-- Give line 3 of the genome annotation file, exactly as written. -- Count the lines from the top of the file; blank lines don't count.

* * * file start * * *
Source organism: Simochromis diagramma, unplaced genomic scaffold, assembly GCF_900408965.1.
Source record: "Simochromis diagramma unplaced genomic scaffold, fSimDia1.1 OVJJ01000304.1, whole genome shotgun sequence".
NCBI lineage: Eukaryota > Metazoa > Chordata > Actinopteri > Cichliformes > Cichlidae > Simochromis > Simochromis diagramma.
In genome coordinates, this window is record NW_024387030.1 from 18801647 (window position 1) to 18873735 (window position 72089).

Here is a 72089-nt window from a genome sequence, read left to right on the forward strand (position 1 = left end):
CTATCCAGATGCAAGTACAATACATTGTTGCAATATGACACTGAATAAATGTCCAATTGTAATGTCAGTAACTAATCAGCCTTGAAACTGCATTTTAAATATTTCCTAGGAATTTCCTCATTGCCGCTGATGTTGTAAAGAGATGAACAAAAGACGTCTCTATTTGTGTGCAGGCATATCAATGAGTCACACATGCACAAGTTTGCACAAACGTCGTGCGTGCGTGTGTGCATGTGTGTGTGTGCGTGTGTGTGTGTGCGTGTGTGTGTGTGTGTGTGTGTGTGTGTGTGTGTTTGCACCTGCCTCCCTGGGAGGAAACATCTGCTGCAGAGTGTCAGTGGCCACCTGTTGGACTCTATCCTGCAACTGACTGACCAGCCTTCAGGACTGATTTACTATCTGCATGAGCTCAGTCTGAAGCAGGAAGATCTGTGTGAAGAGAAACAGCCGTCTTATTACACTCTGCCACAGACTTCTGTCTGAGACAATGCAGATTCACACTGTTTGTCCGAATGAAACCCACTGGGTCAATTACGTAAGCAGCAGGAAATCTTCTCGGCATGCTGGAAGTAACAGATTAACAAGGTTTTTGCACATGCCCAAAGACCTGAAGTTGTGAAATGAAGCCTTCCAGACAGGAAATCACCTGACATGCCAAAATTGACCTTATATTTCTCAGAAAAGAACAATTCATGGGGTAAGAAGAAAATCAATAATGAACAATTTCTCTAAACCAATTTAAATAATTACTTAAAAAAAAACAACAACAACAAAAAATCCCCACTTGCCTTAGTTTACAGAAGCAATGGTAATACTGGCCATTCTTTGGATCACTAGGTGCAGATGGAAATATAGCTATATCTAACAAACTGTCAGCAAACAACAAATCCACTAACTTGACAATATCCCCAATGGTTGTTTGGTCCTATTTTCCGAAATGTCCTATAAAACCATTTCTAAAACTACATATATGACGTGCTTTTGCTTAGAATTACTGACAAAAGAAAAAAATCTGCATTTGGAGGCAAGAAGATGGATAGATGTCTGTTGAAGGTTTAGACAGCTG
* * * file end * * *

NCBI lineage: Eukaryota > Metazoa > Chordata > Actinopteri > Cichliformes > Cichlidae > Simochromis > Simochromis diagramma.